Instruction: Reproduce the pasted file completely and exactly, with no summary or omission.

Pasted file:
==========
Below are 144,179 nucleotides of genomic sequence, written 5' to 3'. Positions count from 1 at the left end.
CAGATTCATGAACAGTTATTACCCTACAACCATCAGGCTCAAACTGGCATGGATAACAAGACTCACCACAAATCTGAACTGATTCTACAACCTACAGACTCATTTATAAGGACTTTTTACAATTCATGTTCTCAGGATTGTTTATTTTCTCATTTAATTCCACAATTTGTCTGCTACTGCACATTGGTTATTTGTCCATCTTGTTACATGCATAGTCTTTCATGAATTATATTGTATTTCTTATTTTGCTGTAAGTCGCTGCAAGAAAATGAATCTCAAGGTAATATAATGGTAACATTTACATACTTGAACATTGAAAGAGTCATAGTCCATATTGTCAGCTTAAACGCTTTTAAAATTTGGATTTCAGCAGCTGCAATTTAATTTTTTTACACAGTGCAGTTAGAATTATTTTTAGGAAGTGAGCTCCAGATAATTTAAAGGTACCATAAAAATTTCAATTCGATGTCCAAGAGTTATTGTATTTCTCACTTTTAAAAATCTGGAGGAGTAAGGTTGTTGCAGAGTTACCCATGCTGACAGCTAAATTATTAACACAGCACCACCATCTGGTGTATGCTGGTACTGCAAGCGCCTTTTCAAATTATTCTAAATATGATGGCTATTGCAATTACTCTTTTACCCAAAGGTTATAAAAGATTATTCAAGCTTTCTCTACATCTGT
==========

Below are 144,179 nucleotides of genomic sequence, written 5' to 3'. Positions count from 1 at the left end.
CAGATTCATGAACAGTTATTACCCTACAACCATCAGGCTCAAACTGGCATGGATAACAAGACTCACCACAAATCTGAACTGATTCTACAACCTACAGACTCATTTATAAGGACTTTTTACAATTCATGTTCTCAGGATTGTTTATTTTCTCATTTAATTCCACAATTTGTCTGCTACTGCACATTGGTTATTTGTCCATCTTGTTACATGCATAGTCTTTCATGAATTATATTGTATTTCTTATTTTGCTGTAAGTCGCTGCAAGAAAATGAATCTCAAGGTAATATAATGGTAACATTTACATACTTGAACATTGAAAGAGTCATAGTCCATATTGTCAGCTTAAACGCTTTTAAAATTTGGATTTCAGCAGCTGCAATTTAATTTTTTTACACAGTGCAGTTAGAATTATTTTTAGGAAGTGAGCTCCAGATAATTTAAAGGTACCATAAAAATTTCAATTCGATGTCCAAGAGTTATTGTATTTCTCACTTTTAAAAATCTGGAGGAGTAAGGTTGTTGCAGAGTTACCCATGCTGACAGCTAAATTATTAACACAGCACCACCATCTGGTGTATGCTGGTACTGCAAGCGCCTTTTCAAATTATTCTAAATATGATGGCTATTGCAATTACTCTTTTACCCAAAGGTTATAAAAGATTATTCAAGCTTTCTCTACATCTGT